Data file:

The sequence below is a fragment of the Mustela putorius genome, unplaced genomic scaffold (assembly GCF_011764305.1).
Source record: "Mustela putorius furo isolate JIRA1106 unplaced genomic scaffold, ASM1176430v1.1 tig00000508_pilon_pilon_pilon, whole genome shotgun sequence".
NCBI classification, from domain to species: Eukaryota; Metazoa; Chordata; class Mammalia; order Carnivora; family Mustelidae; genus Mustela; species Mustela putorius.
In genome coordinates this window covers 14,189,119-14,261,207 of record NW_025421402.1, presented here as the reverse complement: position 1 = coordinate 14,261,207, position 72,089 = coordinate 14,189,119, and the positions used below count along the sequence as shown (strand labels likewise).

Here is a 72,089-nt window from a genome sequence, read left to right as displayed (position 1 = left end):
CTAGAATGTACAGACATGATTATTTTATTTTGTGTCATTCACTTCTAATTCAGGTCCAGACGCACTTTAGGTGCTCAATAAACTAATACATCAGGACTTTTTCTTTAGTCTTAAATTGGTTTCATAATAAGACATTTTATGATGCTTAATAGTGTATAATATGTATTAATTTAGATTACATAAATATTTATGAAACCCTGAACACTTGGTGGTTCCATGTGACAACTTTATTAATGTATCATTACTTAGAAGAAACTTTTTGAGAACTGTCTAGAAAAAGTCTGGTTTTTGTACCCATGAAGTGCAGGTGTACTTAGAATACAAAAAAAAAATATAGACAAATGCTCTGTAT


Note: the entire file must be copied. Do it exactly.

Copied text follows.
The sequence below is a fragment of the Mustela putorius genome, unplaced genomic scaffold (assembly GCF_011764305.1).
Source record: "Mustela putorius furo isolate JIRA1106 unplaced genomic scaffold, ASM1176430v1.1 tig00000508_pilon_pilon_pilon, whole genome shotgun sequence".
NCBI classification, from domain to species: Eukaryota; Metazoa; Chordata; class Mammalia; order Carnivora; family Mustelidae; genus Mustela; species Mustela putorius.
In genome coordinates this window covers 14,189,119-14,261,207 of record NW_025421402.1, presented here as the reverse complement: position 1 = coordinate 14,261,207, position 72,089 = coordinate 14,189,119, and the positions used below count along the sequence as shown (strand labels likewise).

Here is a 72,089-nt window from a genome sequence, read left to right as displayed (position 1 = left end):
CTAGAATGTACAGACATGATTATTTTATTTTGTGTCATTCACTTCTAATTCAGGTCCAGACGCACTTTAGGTGCTCAATAAACTAATACATCAGGACTTTTTCTTTAGTCTTAAATTGGTTTCATAATAAGACATTTTATGATGCTTAATAGTGTATAATATGTATTAATTTAGATTACATAAATATTTATGAAACCCTGAACACTTGGTGGTTCCATGTGACAACTTTATTAATGTATCATTACTTAGAAGAAACTTTTTGAGAACTGTCTAGAAAAAGTCTGGTTTTTGTACCCATGAAGTGCAGGTGTACTTAGAATACAAAAAAAAAATATAGACAAATGCTCTGTAT